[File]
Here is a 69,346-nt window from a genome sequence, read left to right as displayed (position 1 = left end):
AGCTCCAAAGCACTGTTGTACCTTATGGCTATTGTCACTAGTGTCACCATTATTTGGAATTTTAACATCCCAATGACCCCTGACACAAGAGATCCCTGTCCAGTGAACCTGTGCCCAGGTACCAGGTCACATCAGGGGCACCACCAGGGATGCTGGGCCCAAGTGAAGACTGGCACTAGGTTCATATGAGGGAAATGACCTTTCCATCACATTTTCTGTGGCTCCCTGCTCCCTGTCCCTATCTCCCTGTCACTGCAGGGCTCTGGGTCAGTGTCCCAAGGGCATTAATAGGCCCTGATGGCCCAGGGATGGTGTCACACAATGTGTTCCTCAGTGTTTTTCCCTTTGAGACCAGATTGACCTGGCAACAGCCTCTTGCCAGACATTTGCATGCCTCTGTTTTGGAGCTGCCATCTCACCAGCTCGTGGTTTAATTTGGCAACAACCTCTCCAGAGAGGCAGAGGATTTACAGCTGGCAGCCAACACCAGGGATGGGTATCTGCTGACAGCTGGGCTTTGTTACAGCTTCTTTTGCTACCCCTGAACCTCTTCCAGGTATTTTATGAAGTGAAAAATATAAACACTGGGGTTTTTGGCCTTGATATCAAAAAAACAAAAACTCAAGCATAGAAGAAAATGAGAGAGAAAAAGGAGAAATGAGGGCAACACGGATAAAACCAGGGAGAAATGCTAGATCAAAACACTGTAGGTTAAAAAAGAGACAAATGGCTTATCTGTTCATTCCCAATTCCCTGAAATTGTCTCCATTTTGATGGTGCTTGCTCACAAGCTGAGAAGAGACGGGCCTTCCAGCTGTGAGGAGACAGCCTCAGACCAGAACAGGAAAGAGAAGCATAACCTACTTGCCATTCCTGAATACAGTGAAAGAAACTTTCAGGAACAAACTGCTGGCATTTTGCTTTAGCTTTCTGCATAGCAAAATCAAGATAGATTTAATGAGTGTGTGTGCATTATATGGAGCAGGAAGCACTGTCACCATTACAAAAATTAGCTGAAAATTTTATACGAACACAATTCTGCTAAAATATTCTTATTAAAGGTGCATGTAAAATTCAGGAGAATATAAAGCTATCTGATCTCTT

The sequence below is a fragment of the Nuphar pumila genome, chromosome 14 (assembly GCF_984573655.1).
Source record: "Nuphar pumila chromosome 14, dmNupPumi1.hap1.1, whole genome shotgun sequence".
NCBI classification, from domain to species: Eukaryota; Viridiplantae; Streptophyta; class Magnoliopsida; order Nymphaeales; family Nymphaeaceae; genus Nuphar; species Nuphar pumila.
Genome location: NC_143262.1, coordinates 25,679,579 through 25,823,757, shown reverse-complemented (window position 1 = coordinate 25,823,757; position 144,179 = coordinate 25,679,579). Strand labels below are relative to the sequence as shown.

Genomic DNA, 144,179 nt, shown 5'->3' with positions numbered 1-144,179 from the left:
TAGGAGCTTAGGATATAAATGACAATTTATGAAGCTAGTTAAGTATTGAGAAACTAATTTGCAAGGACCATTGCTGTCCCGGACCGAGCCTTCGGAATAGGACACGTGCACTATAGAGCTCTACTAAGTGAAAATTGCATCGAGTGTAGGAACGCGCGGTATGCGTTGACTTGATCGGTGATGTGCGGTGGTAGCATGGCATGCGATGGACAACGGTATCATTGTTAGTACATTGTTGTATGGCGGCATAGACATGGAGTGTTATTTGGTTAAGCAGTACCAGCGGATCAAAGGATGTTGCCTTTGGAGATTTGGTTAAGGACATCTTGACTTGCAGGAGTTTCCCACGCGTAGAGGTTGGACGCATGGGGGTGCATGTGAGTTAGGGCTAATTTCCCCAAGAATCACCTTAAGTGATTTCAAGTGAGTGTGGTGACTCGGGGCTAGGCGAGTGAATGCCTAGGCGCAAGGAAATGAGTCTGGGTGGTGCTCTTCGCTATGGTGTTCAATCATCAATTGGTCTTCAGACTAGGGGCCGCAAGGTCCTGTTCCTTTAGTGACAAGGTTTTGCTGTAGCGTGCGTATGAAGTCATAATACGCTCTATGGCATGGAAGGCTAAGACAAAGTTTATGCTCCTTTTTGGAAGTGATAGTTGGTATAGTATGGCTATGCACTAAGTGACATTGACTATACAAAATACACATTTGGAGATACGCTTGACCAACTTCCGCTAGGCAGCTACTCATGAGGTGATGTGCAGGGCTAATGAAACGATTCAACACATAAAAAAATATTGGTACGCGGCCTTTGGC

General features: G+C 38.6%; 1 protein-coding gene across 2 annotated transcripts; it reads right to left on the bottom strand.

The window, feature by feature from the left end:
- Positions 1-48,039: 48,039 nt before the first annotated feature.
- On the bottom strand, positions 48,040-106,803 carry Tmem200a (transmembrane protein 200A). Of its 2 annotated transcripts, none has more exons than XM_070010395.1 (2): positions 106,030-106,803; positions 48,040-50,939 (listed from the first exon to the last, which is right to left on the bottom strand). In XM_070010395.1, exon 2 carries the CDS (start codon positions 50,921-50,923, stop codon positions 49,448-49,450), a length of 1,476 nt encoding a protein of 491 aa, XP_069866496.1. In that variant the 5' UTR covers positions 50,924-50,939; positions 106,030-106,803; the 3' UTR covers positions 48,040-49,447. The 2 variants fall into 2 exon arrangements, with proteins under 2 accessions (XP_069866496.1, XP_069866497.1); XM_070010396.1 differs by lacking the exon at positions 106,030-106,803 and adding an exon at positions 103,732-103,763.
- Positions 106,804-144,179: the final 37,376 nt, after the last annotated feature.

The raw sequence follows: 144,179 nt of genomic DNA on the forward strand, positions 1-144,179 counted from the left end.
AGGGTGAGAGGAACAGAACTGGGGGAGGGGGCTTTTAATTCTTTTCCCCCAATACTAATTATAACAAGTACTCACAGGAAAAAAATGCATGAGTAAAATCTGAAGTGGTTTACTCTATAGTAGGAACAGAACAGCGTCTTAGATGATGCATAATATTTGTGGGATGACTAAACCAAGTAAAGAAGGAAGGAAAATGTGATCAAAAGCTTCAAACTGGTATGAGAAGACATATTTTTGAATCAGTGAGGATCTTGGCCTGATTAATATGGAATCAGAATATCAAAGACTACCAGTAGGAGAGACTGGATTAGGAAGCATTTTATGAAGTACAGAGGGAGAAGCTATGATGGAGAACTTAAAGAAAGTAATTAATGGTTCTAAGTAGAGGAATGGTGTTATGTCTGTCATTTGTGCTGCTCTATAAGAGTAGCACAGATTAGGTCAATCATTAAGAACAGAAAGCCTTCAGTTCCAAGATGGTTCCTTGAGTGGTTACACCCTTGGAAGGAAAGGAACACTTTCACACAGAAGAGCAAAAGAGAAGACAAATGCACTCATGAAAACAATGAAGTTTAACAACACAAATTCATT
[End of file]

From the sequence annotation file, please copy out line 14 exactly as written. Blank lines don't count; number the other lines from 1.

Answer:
The raw sequence follows: 144,179 nt of genomic DNA on the forward strand, positions 1-144,179 counted from the left end.